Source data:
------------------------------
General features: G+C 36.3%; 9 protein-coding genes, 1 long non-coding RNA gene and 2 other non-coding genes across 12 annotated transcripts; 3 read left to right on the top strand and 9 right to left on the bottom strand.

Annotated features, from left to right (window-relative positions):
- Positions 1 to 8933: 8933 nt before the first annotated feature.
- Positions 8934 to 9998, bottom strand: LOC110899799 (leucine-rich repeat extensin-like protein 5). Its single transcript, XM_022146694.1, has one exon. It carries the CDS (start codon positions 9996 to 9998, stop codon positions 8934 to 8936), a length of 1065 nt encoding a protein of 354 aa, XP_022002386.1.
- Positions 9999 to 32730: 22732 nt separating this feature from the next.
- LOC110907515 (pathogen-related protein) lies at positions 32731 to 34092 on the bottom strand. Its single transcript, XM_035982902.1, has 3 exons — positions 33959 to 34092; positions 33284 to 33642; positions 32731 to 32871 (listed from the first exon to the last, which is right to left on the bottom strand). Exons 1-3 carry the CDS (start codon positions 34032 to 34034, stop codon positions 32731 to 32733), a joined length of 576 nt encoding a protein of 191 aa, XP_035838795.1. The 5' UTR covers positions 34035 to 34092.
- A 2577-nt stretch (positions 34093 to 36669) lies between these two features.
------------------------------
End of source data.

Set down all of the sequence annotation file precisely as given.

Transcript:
General features: G+C 36.3%; 9 protein-coding genes, 1 long non-coding RNA gene and 2 other non-coding genes across 12 annotated transcripts; 3 read left to right on the top strand and 9 right to left on the bottom strand.

Annotated features, from left to right (window-relative positions):
- Positions 1 to 8933: 8933 nt before the first annotated feature.
- Positions 8934 to 9998, bottom strand: LOC110899799 (leucine-rich repeat extensin-like protein 5). Its single transcript, XM_022146694.1, has one exon. It carries the CDS (start codon positions 9996 to 9998, stop codon positions 8934 to 8936), a length of 1065 nt encoding a protein of 354 aa, XP_022002386.1.
- Positions 9999 to 32730: 22732 nt separating this feature from the next.
- LOC110907515 (pathogen-related protein) lies at positions 32731 to 34092 on the bottom strand. Its single transcript, XM_035982902.1, has 3 exons — positions 33959 to 34092; positions 33284 to 33642; positions 32731 to 32871 (listed from the first exon to the last, which is right to left on the bottom strand). Exons 1-3 carry the CDS (start codon positions 34032 to 34034, stop codon positions 32731 to 32733), a joined length of 576 nt encoding a protein of 191 aa, XP_035838795.1. The 5' UTR covers positions 34035 to 34092.
- A 2577-nt stretch (positions 34093 to 36669) lies between these two features.